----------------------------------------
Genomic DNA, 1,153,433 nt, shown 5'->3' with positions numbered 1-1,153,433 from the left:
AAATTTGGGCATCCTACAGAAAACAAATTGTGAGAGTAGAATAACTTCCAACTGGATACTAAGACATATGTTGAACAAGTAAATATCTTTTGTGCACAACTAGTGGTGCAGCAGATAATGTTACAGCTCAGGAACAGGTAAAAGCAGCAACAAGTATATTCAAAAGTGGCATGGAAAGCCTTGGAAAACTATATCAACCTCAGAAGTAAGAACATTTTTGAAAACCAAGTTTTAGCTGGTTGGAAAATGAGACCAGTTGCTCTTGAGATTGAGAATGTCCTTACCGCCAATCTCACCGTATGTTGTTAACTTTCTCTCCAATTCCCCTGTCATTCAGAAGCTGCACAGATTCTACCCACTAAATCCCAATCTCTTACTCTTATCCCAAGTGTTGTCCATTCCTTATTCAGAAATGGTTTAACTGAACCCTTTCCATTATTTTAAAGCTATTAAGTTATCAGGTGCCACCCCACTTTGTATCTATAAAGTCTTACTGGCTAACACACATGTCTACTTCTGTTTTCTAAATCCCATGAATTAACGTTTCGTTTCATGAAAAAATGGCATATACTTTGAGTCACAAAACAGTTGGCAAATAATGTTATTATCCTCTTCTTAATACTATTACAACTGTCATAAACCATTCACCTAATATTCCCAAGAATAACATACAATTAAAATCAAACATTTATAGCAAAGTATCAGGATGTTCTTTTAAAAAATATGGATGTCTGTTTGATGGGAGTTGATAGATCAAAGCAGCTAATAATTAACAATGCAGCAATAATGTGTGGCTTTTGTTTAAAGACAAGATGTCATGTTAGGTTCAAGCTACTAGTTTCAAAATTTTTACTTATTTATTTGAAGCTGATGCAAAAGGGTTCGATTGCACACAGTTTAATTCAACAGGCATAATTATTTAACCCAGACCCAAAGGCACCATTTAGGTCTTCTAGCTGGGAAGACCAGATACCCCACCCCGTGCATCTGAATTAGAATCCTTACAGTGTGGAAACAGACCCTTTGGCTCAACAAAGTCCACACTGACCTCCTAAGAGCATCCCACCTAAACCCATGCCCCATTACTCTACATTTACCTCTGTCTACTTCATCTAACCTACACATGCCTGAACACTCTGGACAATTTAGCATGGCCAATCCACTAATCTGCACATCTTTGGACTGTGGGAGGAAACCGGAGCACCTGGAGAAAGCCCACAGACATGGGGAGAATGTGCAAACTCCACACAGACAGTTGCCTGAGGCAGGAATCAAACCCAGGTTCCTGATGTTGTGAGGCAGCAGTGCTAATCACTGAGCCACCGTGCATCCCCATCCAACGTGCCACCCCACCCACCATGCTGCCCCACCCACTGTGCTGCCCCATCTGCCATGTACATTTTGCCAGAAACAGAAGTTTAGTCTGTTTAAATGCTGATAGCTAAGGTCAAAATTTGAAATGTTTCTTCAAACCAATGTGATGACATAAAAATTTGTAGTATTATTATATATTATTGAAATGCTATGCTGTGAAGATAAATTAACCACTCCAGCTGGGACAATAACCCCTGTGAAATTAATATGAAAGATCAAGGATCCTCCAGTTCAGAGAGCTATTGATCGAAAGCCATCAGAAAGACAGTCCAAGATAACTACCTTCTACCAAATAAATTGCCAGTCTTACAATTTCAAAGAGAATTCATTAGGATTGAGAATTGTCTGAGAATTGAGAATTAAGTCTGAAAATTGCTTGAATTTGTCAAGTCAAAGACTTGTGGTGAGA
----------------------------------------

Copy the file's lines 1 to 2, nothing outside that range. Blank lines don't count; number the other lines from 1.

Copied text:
Genomic DNA, 1,153,433 nt, shown 5'->3' with positions numbered 1-1,153,433 from the left:
AAATTTGGGCATCCTACAGAAAACAAATTGTGAGAGTAGAATAACTTCCAACTGGATACTAAGACATATGTTGAACAAGTAAATATCTTTTGTGCACAACTAGTGGTGCAGCAGATAATGTTACAGCTCAGGAACAGGTAAAAGCAGCAACAAGTATATTCAAAAGTGGCATGGAAAGCCTTGGAAAACTATATCAACCTCAGAAGTAAGAACATTTTTGAAAACCAAGTTTTAGCTGGTTGGAAAATGAGACCAGTTGCTCTTGAGATTGAGAATGTCCTTACCGCCAATCTCACCGTATGTTGTTAACTTTCTCTCCAATTCCCCTGTCATTCAGAAGCTGCACAGATTCTACCCACTAAATCCCAATCTCTTACTCTTATCCCAAGTGTTGTCCATTCCTTATTCAGAAATGGTTTAACTGAACCCTTTCCATTATTTTAAAGCTATTAAGTTATCAGGTGCCACCCCACTTTGTATCTATAAAGTCTTACTGGCTAACACACATGTCTACTTCTGTTTTCTAAATCCCATGAATTAACGTTTCGTTTCATGAAAAAATGGCATATACTTTGAGTCACAAAACAGTTGGCAAATAATGTTATTATCCTCTTCTTAATACTATTACAACTGTCATAAACCATTCACCTAATATTCCCAAGAATAACATACAATTAAAATCAAACATTTATAGCAAAGTATCAGGATGTTCTTTTAAAAAATATGGATGTCTGTTTGATGGGAGTTGATAGATCAAAGCAGCTAATAATTAACAATGCAGCAATAATGTGTGGCTTTTGTTTAAAGACAAGATGTCATGTTAGGTTCAAGCTACTAGTTTCAAAATTTTTACTTATTTATTTGAAGCTGATGCAAAAGGGTTCGATTGCACACAGTTTAATTCAACAGGCATAATTATTTAACCCAGACCCAAAGGCACCATTTAGGTCTTCTAGCTGGGAAGACCAGATACCCCACCCCGTGCATCTGAATTAGAATCCTTACAGTGTGGAAACAGACCCTTTGGCTCAACAAAGTCCACACTGACCTCCTAAGAGCATCCCACCTAAACCCATGCCCCATTACTCTACATTTACCTCTGTCTACTTCATCTAACCTACACATGCCTGAACACTCTGGACAATTTAGCATGGCCAATCCACTAATCTGCACATCTTTGGACTGTGGGAGGAAACCGGAGCACCTGGAGAAAGCCCACAGACATGGGGAGAATGTGCAAACTCCACACAGACAGTTGCCTGAGGCAGGAATCAAACCCAGGTTCCTGATGTTGTGAGGCAGCAGTGCTAATCACTGAGCCACCGTGCATCCCCATCCAACGTGCCACCCCACCCACCATGCTGCCCCACCCACTGTGCTGCCCCATCTGCCATGTACATTTTGCCAGAAACAGAAGTTTAGTCTGTTTAAATGCTGATAGCTAAGGTCAAAATTTGAAATGTTTCTTCAAACCAATGTGATGACATAAAAATTTGTAGTATTATTATATATTATTGAAATGCTATGCTGTGAAGATAAATTAACCACTCCAGCTGGGACAATAACCCCTGTGAAATTAATATGAAAGATCAAGGATCCTCCAGTTCAGAGAGCTATTGATCGAAAGCCATCAGAAAGACAGTCCAAGATAACTACCTTCTACCAAATAAATTGCCAGTCTTACAATTTCAAAGAGAATTCATTAGGATTGAGAATTGTCTGAGAATTGAGAATTAAGTCTGAAAATTGCTTGAATTTGTCAAGTCAAAGACTTGTGGTGAGA